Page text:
Dr. Charles L. Guy
People-Plant Interactions form the basis for all facets of environmental horticulture, whether it be “in the eye of the beholder,” the scent of a flower, the soft feel of a carpet of lawn, or in human health and well-being. Dr. Guy conducts research on the basic aspects of people-plant interactions as they relate to therapeutic horticulture. The research program is aimed at a characterization of brain activity and functioning resulting from people-plant encounters using functional magnetic resonance imaging technology. The goal is to connect changes in brain activity and function with the therapeutic benefits provided by plants associated with reductions in stress, anxiety and depression and increases in well-being and quality of life.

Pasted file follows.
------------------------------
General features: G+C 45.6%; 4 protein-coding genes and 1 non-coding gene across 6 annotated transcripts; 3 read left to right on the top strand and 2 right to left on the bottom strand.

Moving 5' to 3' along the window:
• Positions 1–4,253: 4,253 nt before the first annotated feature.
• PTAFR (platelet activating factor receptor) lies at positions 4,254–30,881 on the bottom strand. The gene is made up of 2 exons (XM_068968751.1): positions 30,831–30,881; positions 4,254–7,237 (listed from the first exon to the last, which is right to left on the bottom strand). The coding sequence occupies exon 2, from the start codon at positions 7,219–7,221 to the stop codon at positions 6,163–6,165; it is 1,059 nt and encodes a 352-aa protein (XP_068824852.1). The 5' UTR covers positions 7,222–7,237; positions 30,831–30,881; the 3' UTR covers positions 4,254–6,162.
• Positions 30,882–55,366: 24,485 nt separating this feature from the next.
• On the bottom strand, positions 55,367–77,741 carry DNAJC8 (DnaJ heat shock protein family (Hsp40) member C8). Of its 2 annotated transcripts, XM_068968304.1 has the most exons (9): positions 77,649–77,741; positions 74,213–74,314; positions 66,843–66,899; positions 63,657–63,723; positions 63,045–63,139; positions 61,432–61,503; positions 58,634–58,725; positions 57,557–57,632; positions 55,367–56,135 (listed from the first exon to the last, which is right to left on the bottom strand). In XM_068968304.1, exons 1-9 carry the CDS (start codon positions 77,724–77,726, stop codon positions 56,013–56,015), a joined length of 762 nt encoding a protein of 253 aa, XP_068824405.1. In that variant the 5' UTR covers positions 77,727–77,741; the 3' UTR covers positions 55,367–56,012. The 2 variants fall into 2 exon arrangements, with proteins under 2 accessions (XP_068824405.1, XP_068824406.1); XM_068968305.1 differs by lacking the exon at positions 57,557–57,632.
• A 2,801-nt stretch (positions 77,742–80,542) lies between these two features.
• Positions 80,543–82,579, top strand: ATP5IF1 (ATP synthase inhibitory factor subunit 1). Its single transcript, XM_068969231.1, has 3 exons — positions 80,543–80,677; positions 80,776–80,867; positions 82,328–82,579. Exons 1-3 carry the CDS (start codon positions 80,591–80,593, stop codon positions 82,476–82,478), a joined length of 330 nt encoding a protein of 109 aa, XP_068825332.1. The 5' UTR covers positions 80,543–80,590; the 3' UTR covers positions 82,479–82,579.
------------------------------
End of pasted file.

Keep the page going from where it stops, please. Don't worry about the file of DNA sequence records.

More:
Plant Cold Hardiness
Plants by their sessile nature must have highly developed mechanisms to sense temperature conditions and mobilize genetic and physiological responses that will enhance their ability to survive temperature extremes. Exposure to low temperatures elicits complex changes in gene expression and physiology that help to maximize survival. Dr. Guy seeks to understand the changes that take place in plant cells that lead to increases in tolerance to freezing stress.